January 6, 2023
A new treatment for Alzheimer’s disease, lecanemab, was approved today by the U.S. Food and Drug Administration (FDA). Lecanemab has been shown to slow the progression of Alzheimer’s for patients who are in early stages of the disease.
Lecanemab is a monoclonal antibody that helps eliminate beta amyloid, a protein that builds up in the brains of those with Alzheimer’s disease. A recent clinical trial showed that lecanemab reduced beta amyloid buildup, slowing the speed at which patients lost memory and cognitive function.
The prescribing information for the new drug instructs physicians to “confirm the presence of amyloid beta pathology prior to initiating treatment.” PET scans are effective in detecting the buildup of beta-amyloid plaque in the brain, thus helping identify patients who may benefit from Alzheimer’s disease treatments such as lecanemab.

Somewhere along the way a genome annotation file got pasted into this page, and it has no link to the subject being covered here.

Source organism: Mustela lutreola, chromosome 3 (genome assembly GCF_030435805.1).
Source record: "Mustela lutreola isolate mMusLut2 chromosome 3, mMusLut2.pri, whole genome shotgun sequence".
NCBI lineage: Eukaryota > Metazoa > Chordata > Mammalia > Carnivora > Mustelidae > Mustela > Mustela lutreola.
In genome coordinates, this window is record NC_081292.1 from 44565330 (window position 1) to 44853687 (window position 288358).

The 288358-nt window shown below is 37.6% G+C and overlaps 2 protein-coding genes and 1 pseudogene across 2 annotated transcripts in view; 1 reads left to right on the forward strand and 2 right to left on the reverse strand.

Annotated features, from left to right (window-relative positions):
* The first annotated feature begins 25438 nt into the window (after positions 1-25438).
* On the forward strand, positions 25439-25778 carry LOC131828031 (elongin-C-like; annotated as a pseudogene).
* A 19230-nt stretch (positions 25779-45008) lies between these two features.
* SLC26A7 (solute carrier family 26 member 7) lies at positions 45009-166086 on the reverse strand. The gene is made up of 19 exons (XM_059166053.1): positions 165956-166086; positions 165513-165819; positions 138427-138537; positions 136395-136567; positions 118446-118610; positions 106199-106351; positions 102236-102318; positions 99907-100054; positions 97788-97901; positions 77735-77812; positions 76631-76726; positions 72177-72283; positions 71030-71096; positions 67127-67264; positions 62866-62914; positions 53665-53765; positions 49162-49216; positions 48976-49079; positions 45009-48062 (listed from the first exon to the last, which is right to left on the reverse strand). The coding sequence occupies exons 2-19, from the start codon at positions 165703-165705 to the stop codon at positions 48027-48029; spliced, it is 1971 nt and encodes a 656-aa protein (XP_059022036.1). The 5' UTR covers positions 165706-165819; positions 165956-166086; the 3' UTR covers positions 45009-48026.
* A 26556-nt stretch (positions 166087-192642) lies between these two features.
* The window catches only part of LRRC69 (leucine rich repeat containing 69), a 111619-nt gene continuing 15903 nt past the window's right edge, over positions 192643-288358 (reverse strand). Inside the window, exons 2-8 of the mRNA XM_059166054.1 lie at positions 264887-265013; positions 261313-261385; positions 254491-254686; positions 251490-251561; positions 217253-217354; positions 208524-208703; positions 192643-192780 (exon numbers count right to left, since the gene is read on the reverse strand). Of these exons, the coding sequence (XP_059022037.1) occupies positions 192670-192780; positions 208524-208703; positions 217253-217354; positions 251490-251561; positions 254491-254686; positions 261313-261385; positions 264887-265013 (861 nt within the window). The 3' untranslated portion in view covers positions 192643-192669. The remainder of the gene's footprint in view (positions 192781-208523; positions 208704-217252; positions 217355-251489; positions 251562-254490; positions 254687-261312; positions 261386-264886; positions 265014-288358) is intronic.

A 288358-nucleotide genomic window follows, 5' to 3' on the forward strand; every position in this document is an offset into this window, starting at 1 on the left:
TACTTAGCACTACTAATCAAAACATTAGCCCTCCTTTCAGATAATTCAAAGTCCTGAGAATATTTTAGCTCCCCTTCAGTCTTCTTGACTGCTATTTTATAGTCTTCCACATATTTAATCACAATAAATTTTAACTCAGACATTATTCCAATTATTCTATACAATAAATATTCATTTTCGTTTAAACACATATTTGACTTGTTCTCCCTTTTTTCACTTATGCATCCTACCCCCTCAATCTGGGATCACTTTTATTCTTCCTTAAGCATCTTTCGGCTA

“Lecanemab can slow cognitive decline in eligible patients,” said SNMMI President Munir Ghesani, MD, FACNM, FACR. “In order to ensure that this new drug is administered to only those patients who are likely to benefit from it, the SNMMI recommends that amyloid PET scans be performed first to show that those patients have amyloid plaque buildup in their brain. PET scans should also be performed on patients after they have been taking lecanemab to ensure that the amount of amyloid plaque has decreased.”
SNMMI plans to engage with the Centers for Medicare & Medicaid Services to ensure that beta amyloid PET imaging is covered and reimbursed for this indication. “This will increase the likelihood that lecanemab will be accessible to patients who are likely to benefit from it,” noted Ghesani.
Lecanemab was approved through the FDA’s Accelerated Approval pathway. This pathway gives approval for drugs that treat serious or life-threatening diseases and fulfill an unmet need, despite some uncertainty regarding their clinical benefits. It is manufactured by Eisai and Biogen.
More than six million Americans live with Alzheimer’s disease, and it is the sixth leading cause of death among adults in the United States. In 2022, Alzheimer’s disease was estimated to cost the American economy $321 billion.